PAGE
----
When Sanders mentioned that he doesn’t get many newspaper endorsements, Klobuchar — who’s picked them up in bunches in recent weeks — helped him out: “You got the Conway endorsement.”
When a moderator quoted Hillary Clinton saying that no one likes Sanders, Klobuchar said, “I like Bernie just fine,” and Biden walked over and draped his arm over Sanders’ shoulder for a brief hug.
And Buttigieg came to Biden’s defense when asked about the political impact of Republicans targeting the former vice president and his son Hunter Biden’s actions in Ukraine.
“We’re not going to let them change the subject. This is not about Hunter Biden or Vice President Biden or any Biden. This is about an abuse of power by the President,” Buttigieg said, while ABC kept a camera focused on Biden, who seemed moved by the answer.
“Look, the vice president and I and all of us are competing but we’ve got to draw a line here. To be the kind of president, to be the kind of human being, who would seek to turn someone against his own son, who would seek to weaponize a son against his own father, is an unbelievably dishonorable thing that is just one more example of why we as a party have to be completely united” to beat Trump, Buttigieg said.
Biden shows he’s still in the mix
The former vice president’s weak fourth-place finish in Iowa called into question how a candidate whose calling card is his electability could withstand losing elections.
On Friday night, he showed debate-watchers he was still capable of mixing it up with his rivals — delivering, and at times shouting, passionate answers.
The subject line of the fundraising email his campaign sent moments after the debate: “I fought like hell tonight.”
He lambasted Sanders over votes against gun control measures in the 1990s, highlighting the Vermont senator’s support for legislation that made it impossible to pursue civil liability claims against gun manufacturers and his five votes against the Brady handgun violence bill. Sanders said that while his views have changed, he was representing the constituents of his rural state at the time.
“Think of all the thousands and thousands of people” who were killed by gun violence, Biden said to Sanders, “while you were representing your constituency.”
Biden even defended what Buttigieg called the “politics of the past” — turning it into another opportunity to tie himself to former President Barack Obama.
“I don’t know what about the past of Barack Obama and Joe Biden was so bad,” Biden said. “What is it that he wants to do away with?”
And he produced one of the night’s most memorable moments, urging the crowd to give a standing ovation to Lt. Col. Alexander Vindman, the top Ukraine expert at the National Security Council who testified during the impeachment hearings and was ousted by Trump’s White House hours earlier Friday.
“I think we should all stand now and give Col. Vindman a show of support,” Biden said, throwing his hands above the podium. “Get up there!”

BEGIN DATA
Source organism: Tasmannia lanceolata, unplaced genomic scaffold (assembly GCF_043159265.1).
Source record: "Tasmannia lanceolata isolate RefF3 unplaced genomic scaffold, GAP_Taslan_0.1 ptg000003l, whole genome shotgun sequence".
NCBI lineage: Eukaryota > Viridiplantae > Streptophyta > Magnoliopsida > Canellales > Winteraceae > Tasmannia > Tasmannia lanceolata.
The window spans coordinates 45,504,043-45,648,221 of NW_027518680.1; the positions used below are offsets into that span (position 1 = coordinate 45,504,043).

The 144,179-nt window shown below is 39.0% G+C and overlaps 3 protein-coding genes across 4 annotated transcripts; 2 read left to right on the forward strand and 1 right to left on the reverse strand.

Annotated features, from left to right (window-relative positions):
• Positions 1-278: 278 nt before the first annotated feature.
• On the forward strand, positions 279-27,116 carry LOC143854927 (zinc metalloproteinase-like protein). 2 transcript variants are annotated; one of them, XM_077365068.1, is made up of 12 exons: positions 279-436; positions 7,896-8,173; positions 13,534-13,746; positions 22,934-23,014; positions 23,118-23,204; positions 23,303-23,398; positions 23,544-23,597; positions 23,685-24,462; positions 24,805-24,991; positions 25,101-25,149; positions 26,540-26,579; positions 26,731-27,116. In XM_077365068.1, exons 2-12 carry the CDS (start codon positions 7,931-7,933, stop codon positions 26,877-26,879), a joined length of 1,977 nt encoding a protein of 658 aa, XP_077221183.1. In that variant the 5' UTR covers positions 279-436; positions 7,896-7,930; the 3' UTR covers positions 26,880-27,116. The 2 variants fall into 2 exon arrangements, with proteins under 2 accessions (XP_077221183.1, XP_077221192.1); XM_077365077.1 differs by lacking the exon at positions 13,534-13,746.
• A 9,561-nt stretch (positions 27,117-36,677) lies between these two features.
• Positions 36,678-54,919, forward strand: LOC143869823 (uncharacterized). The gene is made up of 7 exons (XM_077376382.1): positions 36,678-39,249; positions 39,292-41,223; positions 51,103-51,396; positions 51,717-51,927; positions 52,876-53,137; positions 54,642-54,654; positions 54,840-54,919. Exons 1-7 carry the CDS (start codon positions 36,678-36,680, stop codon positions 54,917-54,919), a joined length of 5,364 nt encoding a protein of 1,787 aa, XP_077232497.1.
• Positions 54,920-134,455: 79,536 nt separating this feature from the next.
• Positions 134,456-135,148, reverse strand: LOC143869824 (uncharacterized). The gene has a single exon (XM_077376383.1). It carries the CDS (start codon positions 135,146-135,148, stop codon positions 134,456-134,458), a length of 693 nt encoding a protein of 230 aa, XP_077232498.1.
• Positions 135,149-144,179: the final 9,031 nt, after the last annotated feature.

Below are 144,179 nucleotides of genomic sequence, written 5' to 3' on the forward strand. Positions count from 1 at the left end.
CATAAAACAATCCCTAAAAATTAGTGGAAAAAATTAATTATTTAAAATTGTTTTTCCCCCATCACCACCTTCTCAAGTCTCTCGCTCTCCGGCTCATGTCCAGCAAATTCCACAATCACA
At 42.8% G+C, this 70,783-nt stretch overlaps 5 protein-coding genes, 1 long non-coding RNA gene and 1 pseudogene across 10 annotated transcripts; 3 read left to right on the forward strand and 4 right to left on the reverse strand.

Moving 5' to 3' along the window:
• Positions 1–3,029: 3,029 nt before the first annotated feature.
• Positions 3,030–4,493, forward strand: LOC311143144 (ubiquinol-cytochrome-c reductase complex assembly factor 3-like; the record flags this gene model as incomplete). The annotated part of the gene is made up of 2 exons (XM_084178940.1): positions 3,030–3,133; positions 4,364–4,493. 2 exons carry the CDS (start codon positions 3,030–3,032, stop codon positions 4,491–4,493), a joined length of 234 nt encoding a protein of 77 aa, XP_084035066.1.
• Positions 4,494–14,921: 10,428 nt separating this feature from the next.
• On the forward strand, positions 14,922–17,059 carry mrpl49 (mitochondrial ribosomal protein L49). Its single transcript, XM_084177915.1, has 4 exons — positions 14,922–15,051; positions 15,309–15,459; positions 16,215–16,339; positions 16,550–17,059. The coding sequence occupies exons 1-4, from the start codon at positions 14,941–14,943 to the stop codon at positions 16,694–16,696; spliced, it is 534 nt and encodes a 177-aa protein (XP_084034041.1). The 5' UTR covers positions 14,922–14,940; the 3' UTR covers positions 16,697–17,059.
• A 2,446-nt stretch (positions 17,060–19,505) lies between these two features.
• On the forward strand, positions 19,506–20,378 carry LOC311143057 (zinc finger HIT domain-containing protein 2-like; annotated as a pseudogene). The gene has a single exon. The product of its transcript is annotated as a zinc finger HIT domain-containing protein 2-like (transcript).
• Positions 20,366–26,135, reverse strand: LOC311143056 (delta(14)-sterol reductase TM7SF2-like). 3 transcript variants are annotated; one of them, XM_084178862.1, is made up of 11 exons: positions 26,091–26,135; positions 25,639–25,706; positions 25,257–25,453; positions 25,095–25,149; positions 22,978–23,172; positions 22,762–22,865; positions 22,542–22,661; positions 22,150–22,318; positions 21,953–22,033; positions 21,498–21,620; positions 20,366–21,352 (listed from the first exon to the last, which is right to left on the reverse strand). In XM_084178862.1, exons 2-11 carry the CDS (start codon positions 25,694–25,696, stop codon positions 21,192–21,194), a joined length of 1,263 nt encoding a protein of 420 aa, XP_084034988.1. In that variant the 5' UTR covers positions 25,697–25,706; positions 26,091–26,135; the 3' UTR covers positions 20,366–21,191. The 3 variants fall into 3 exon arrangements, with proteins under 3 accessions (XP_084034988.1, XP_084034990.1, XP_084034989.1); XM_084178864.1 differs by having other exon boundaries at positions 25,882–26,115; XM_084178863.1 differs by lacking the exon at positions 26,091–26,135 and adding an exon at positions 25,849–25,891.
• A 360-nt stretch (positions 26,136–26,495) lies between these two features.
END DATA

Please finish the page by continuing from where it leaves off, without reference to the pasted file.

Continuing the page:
Steyer tries to crash through Biden’s firewall
Steyer’s strategy on Friday was clear: Continue to make inroads with black voters by taking down Biden, whose support among African Americans has proven resilient.
Steyer called for reparations for African Americans, faulted his opponents for saying “not one word” about race and — in a direct moment — demanded the Biden disavow Dick Harpootlian, a prominent supporter in South Carolina, who accused Steyer of buying the endorsement of the chairman of the state’s Legislative Black Caucus.
“Anyone who thinks that racism is a thing of the past and not an ongoing problem is not dealing with reality,” Steyer said.
The trio of debate moments made clear that Steyer sees his path to becoming a viable contender for the Democratic nomination running through South Carolina.
The billionaire businessman has had strong poll numbers in the state recently. A Fox News poll released in mid-January found Steyer at 15% — behind Biden but ahead of Sanders, Warren and Buttigieg.
Warren picks her spots — but mostly sticks to script
Warren seemed to disappear from the debate’s hottest moments in the early stages, largely sticking to her script and avoiding confrontations with the other candidates as she tries to make her case as the primary’s “unity” candidate.
Over past few days, as the Iowa caucuses spiraled into a historic political fiasco and candidates like Biden, Sanders and Buttigieg exchanged attacks, Warren doubled down on her pitch.
She mostly stayed out of the fray, off and onstage, as she sought to position herself as the one hopeful who can pull a fractured party together. But on a debate stage, where conflict draws attention, she didn’t draw much.
Until she seized it.
“I lived in an America in which abortion was illegal. And rich women still got abortions,” Warren said, the crowd rapt as she warned that the Supreme Court, like many red states, was on a path to banning or making it near impossible for women to obtain them.
The stakes, she added, were clear — and “if we are going to protect the people of the United States of America and we are going to protect our rights to have dominion over our bodies, then it’s going to mean we can’t simply rely on the courts.”
Noting that a strong majority of American voters support abortion rights, Warren said the only recourse now was to push “for a congressional solution.”
“It is time,” she said, “to have a national law to protect the right of a woman’s choice.”